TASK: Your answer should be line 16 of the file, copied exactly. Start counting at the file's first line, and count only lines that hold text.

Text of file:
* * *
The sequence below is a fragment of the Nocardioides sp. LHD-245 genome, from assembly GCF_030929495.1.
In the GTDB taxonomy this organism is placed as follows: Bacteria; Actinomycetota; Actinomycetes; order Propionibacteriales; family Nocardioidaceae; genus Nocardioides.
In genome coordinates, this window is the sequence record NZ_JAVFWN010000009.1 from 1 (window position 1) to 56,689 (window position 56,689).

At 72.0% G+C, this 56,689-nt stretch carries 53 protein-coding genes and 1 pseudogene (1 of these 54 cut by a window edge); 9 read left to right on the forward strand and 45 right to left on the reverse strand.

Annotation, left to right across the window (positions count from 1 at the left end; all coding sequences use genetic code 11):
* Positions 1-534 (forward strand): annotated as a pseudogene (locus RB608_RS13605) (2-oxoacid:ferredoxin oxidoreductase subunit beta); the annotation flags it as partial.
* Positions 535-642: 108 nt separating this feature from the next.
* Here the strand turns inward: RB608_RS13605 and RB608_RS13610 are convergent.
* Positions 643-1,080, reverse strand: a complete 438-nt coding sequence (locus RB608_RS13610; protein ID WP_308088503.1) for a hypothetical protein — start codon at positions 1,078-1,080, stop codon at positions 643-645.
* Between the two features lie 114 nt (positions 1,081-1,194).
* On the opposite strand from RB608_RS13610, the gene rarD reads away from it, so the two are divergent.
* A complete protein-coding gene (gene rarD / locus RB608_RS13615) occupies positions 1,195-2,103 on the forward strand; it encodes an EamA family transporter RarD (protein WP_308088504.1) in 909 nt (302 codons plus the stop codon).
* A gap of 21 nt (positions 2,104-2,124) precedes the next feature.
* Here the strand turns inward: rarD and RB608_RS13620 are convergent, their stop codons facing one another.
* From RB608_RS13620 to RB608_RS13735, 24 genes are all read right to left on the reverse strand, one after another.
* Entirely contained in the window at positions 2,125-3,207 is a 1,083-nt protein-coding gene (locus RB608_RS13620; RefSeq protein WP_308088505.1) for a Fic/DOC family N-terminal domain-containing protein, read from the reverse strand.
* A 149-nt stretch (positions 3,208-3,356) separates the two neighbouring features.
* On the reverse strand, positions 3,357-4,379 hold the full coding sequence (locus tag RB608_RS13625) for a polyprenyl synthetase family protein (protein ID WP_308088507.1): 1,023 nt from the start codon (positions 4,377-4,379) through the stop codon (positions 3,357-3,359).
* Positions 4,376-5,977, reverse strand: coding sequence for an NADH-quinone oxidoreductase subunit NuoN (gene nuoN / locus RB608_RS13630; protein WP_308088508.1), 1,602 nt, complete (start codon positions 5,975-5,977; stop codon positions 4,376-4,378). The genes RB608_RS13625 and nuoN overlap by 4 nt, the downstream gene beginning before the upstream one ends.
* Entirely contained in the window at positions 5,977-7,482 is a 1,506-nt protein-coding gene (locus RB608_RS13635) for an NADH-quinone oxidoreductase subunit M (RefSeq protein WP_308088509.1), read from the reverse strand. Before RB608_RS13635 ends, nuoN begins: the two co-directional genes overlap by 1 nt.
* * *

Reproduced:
* Entirely contained in the window at positions 2,125-3,207 is a 1,083-nt protein-coding gene (locus RB608_RS13620; RefSeq protein WP_308088505.1) for a Fic/DOC family N-terminal domain-containing protein, read from the reverse strand.